Guest blog by Kudzanai Thondhlana from Creative Natives (Zimbabwe): "Know thyself, know thy audience"

Three things are certain in the life of an entrepreneur, professional, graduate, or job seeker: death, taxes and selling. At some point, you will need to convey the value of what you are offering – products, services, skills and talents - to customers, employers, and investors. This is where marketing comes in, writes guest blogger Kudzanai Thondhlana, co-founder of Zimbabwean creative agency Creative Natives Africa. However, before you can start marketing and selling, you need to know what the value is of what you are offering and what value your audience is seeking.

Many people rush into marketing activities by plunging themselves into the question of which marketing activities they should engage in. This often leads to haphazard marketing campaigns with no cohesion or central theme. Should you invest in social media platforms or radio adverts? Does a website really bring traffic and return on investment? Should you as a professional register with employment agencies to increase your chances of getting a job? Whilst all of these are important considerations, these type of questions need to be guided by what value you have, what value you want to convey, and the value your audience is seeking.

Define your value

It is important to define what your value is before engaging in any marketing or sales related activities. What product, service, or skill are you offering? Why are you offering this particular product, service, or skill? Where do you offer it? What is unique about it? Answering these questions will help you define what your offering’s main benefits are, as well as its mission and vision, the values that motivate what you do, and your unique selling proposition. These elements form the basis of your communication strategy with your target audience, whether it is a future employer, customer, or business partner.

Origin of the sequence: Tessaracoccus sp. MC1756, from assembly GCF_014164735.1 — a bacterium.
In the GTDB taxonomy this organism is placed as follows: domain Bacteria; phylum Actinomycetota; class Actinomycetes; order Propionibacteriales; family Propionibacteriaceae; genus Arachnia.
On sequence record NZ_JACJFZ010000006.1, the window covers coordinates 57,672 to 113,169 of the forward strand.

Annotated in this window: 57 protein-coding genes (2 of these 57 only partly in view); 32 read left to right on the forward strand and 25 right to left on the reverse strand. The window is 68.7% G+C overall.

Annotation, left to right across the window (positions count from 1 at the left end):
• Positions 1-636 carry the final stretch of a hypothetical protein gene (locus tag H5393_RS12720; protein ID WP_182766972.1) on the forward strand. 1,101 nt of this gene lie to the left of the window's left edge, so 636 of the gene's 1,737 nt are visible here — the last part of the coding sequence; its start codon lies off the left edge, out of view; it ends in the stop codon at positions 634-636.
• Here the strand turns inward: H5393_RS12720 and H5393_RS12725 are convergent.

Know your audience

Defining your offering is not enough. Selling, after all, is a meeting of several minds. That is why it is important to know and understand what the demand side requires. You must know and define what your audience is looking for and what value it is seeking. What are their short and long term goals? What are they looking for in a particular product or service? Do they look at price, quality or service? Where do they go to for more information about potential solutions to their problems? The answers to these questions will help you communicate your value according to what your audience is looking for.

Reaching your audience

Other things you will have to think about is which channels to use to reach and engage with your audience. The content you should create to convey your message is important too, as well as the tone and personality of your marketing messages. This will help you align your marketing activities and build relationships with your target audience. Knowing the value of your products, services, and skills and understanding the value your audience is seeking is the foundation of all your marketing and sales activities.

Personalised service

As a business owner, you should know that personalised service forms a key part of the value you are offering. Understanding your audience and what they seek service-wise will enable you to develop targetted marketing messages.

Something similar applies to graduates. Emphasise your foreign language capabilities in your cover letter and social media pages if you want to attract the attention of employers seeking multi-lingual candidates. Professionals with experience in a number different industries should put that to the foreground when an opening arises for a Jack of All Trades. In other words: to effectively market and sell yourself, you must first know thyself and know thy audience.


About the author: Kudzanai Thondhlana is the co-founder of Zimbabwean creative agency Creative Natives Africa.  He currently serves as the firm's Business Development and Marketing Director. Creative Natives Africa can be followed on Instagram, Facebook and Twitter